Once you understand everything your company must comply with, you will need to know the laws about doing business in Brazil.
Know These Brazilian Business Law
Adhering to the laws below is important to maintaining business success in Brazil:
- Public companies in Brazil must publish annual financial statements in a national newspaper.
- For the process of company de-registration, the company will be required to maintain a resident company secretary and a legal registered office in Brazil.
- You must have at least one individual representative who is ordinarily a resident in Brazil.
Your business as a foreign investor is protected in Brazil.
You are Protected as a Foreign Investor in Brazil
The specific organizations listed below are the ones that protect your business as a foreign investor. Foreign investors also have several outlets that protect their business:
- The Brazilian Export and Investment Promotion Agency (Apex),
- The National Financial and Capital Markets Association (Anbima)
- Market Information Organization Board (Codim)
- Brazilian Institute for Investor Relations (IBRI)
Common Questions when understanding accounting and taxation in Brazil
Based on our extensive experience these are the common questions and doubts from our clients when looking to understand accounting and taxation in Brazil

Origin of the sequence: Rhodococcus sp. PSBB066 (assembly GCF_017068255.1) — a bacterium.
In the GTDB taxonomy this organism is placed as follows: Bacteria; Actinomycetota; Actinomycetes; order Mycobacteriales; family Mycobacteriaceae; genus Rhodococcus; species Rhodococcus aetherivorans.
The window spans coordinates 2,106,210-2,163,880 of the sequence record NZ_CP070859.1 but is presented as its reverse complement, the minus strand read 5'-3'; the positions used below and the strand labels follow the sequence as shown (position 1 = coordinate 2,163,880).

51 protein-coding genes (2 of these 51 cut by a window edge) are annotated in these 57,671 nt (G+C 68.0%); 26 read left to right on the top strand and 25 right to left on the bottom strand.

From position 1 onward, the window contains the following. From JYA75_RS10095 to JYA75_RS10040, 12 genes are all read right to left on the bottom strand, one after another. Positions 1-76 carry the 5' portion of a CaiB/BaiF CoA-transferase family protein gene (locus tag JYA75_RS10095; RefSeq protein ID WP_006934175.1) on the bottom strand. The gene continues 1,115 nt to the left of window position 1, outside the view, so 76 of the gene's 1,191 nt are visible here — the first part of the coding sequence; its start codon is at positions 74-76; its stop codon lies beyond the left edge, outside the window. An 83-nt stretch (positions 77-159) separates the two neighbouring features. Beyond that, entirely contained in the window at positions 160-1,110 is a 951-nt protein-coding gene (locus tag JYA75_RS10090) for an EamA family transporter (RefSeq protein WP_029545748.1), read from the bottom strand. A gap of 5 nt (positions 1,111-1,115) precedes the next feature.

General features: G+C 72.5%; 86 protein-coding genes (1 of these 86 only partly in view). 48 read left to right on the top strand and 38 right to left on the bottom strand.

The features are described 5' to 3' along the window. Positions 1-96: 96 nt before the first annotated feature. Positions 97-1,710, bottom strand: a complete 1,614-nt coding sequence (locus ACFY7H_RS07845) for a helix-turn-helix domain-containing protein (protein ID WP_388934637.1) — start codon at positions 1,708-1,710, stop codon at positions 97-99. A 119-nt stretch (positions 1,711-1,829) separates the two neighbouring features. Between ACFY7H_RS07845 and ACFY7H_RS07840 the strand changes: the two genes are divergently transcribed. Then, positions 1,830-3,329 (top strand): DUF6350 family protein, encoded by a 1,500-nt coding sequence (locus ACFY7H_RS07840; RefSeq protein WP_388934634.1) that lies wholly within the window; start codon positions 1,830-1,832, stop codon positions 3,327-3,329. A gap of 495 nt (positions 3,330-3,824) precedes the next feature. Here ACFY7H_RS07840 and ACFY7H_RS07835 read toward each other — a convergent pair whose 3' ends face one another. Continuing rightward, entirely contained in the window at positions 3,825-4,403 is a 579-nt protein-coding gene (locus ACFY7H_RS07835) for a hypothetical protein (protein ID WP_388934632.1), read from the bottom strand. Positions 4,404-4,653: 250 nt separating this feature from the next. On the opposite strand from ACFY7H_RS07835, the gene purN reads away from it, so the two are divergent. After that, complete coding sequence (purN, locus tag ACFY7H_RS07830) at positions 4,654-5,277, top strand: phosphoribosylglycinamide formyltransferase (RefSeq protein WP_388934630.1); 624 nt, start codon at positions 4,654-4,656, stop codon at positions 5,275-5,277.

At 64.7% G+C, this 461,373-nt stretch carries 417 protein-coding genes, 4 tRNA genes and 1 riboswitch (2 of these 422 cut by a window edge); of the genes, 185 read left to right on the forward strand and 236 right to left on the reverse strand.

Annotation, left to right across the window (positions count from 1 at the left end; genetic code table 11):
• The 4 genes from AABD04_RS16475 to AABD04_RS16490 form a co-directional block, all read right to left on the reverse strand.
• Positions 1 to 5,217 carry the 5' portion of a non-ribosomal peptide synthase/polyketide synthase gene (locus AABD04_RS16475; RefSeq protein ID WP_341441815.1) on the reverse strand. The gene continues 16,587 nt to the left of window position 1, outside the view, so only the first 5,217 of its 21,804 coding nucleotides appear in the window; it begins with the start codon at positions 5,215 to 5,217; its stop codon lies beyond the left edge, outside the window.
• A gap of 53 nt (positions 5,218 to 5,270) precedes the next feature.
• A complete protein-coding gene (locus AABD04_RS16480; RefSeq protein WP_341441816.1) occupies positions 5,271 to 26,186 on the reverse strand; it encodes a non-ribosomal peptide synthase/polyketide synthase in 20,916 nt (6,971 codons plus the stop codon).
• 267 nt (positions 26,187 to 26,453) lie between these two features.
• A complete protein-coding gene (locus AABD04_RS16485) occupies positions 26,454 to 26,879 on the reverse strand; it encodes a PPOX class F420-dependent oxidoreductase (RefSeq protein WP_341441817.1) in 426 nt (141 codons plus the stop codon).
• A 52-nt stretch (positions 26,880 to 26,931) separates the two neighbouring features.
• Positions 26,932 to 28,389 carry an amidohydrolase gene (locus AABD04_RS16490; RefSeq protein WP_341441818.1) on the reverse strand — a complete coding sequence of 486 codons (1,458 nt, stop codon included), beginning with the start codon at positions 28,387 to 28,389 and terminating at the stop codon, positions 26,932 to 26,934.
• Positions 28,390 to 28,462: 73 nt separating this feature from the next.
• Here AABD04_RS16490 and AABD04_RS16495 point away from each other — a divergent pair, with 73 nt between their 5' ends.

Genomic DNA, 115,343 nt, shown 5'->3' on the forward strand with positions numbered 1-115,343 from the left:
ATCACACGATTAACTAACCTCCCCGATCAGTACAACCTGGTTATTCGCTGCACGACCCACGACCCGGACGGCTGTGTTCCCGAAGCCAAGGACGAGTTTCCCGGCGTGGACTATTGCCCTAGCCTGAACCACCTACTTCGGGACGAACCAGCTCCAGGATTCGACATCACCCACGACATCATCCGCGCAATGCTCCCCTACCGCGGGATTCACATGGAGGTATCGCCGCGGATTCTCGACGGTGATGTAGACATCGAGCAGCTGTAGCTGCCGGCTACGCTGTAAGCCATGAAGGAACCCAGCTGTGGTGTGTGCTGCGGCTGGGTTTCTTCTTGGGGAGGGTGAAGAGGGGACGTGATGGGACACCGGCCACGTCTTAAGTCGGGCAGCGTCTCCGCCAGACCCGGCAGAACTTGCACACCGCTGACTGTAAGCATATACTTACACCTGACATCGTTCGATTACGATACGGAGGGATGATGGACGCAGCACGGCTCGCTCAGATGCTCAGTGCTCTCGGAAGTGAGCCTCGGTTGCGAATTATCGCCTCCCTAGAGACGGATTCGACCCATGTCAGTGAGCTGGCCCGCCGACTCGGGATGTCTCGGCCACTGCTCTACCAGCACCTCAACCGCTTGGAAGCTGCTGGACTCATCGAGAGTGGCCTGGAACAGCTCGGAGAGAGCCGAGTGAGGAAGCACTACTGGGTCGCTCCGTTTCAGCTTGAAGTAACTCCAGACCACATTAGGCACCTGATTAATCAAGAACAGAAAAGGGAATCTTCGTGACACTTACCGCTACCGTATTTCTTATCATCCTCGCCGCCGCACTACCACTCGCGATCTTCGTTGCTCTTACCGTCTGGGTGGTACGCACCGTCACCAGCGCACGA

The Corporate Tax rate in Brazil is 34%
Companies in Brazil are taxed in accordance with the Tax Laws in force in the country and can be calculated based on a presumed percentage of Gross Revenue or, even, based on Net Profit (Total Revenue – Total Costs and Expenses).
The IRS in Brazil is called the RFB (Receita Federal do Brasil), which is responsible for the Implementation and Regulation of Tax and Customs Legislation in Brazil.
Brazilian Accounting Standards require companies to prepare their financial statements in Portuguese and in accordance with Brazilian Accounting Norms (NBC), formerly known as Generally Accepted Accounting Principles (GAAP). Accounting records and statements must be made in Portuguese (Brazil).
The equivalent of the CPA in Brazil is the Conselho Federal de Contabilidade (CFC). All accountants must be qualified and registered before the Regional Accounting Council in their region.
In Brazil, all companies must follow the Brazilian Accounting Norms (NBC TG; NBC TG 1000; ITG 1000), within the IFRS standards, according to the size of the company.
Biz Latin Hub can assist you in doing business in Brazil
Once you understand the accounting process, laws, and legal requirements in Brazil, you are set and ready to do business in Brazil.
Watch the following video to learn more!
The information provided here within should not be construed as formal guidance or advice. Please consult a professional for your specific situation. Information provided is for informative purposes only and may not capture all pertinent laws, standards, and best practices. The regulatory landscape is continually evolving; information mentioned may be outdated and/or could undergo changes. The interpretations presented are not official. Some sections are based on the interpretations or views of relevant authorities, but we cannot ensure that these perspectives will be supported in all professional settings.